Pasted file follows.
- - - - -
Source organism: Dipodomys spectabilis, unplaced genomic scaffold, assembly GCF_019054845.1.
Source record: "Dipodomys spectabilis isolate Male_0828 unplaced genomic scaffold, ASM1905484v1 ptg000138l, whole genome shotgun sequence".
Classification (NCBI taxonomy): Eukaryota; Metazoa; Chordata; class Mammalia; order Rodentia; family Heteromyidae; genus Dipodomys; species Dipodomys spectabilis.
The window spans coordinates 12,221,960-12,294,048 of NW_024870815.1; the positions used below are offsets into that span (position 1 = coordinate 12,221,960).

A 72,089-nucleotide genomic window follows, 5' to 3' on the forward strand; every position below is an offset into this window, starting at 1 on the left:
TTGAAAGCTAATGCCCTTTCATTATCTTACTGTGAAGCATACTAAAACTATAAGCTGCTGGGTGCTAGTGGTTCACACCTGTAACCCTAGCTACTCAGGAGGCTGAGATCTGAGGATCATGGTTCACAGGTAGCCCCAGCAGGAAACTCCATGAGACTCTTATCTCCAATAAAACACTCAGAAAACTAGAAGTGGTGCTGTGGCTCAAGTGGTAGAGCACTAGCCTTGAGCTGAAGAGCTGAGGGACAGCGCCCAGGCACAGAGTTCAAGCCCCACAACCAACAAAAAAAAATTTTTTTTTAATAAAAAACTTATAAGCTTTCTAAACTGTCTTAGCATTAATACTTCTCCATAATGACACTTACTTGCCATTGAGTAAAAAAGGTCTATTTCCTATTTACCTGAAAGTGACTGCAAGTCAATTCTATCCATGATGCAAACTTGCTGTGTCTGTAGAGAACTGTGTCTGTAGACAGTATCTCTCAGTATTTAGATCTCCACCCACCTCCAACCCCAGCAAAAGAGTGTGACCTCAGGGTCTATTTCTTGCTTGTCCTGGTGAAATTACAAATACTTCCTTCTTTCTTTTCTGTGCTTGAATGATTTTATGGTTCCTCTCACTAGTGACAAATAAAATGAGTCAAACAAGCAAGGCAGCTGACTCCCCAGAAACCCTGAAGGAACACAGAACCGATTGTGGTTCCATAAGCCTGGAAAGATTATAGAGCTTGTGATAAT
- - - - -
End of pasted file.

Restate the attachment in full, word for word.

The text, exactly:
Source organism: Dipodomys spectabilis, unplaced genomic scaffold, assembly GCF_019054845.1.
Source record: "Dipodomys spectabilis isolate Male_0828 unplaced genomic scaffold, ASM1905484v1 ptg000138l, whole genome shotgun sequence".
Classification (NCBI taxonomy): Eukaryota; Metazoa; Chordata; class Mammalia; order Rodentia; family Heteromyidae; genus Dipodomys; species Dipodomys spectabilis.
The window spans coordinates 12,221,960-12,294,048 of NW_024870815.1; the positions used below are offsets into that span (position 1 = coordinate 12,221,960).

A 72,089-nucleotide genomic window follows, 5' to 3' on the forward strand; every position below is an offset into this window, starting at 1 on the left:
TTGAAAGCTAATGCCCTTTCATTATCTTACTGTGAAGCATACTAAAACTATAAGCTGCTGGGTGCTAGTGGTTCACACCTGTAACCCTAGCTACTCAGGAGGCTGAGATCTGAGGATCATGGTTCACAGGTAGCCCCAGCAGGAAACTCCATGAGACTCTTATCTCCAATAAAACACTCAGAAAACTAGAAGTGGTGCTGTGGCTCAAGTGGTAGAGCACTAGCCTTGAGCTGAAGAGCTGAGGGACAGCGCCCAGGCACAGAGTTCAAGCCCCACAACCAACAAAAAAAAATTTTTTTTTAATAAAAAACTTATAAGCTTTCTAAACTGTCTTAGCATTAATACTTCTCCATAATGACACTTACTTGCCATTGAGTAAAAAAGGTCTATTTCCTATTTACCTGAAAGTGACTGCAAGTCAATTCTATCCATGATGCAAACTTGCTGTGTCTGTAGAGAACTGTGTCTGTAGACAGTATCTCTCAGTATTTAGATCTCCACCCACCTCCAACCCCAGCAAAAGAGTGTGACCTCAGGGTCTATTTCTTGCTTGTCCTGGTGAAATTACAAATACTTCCTTCTTTCTTTTCTGTGCTTGAATGATTTTATGGTTCCTCTCACTAGTGACAAATAAAATGAGTCAAACAAGCAAGGCAGCTGACTCCCCAGAAACCCTGAAGGAACACAGAACCGATTGTGGTTCCATAAGCCTGGAAAGATTATAGAGCTTGTGATAAT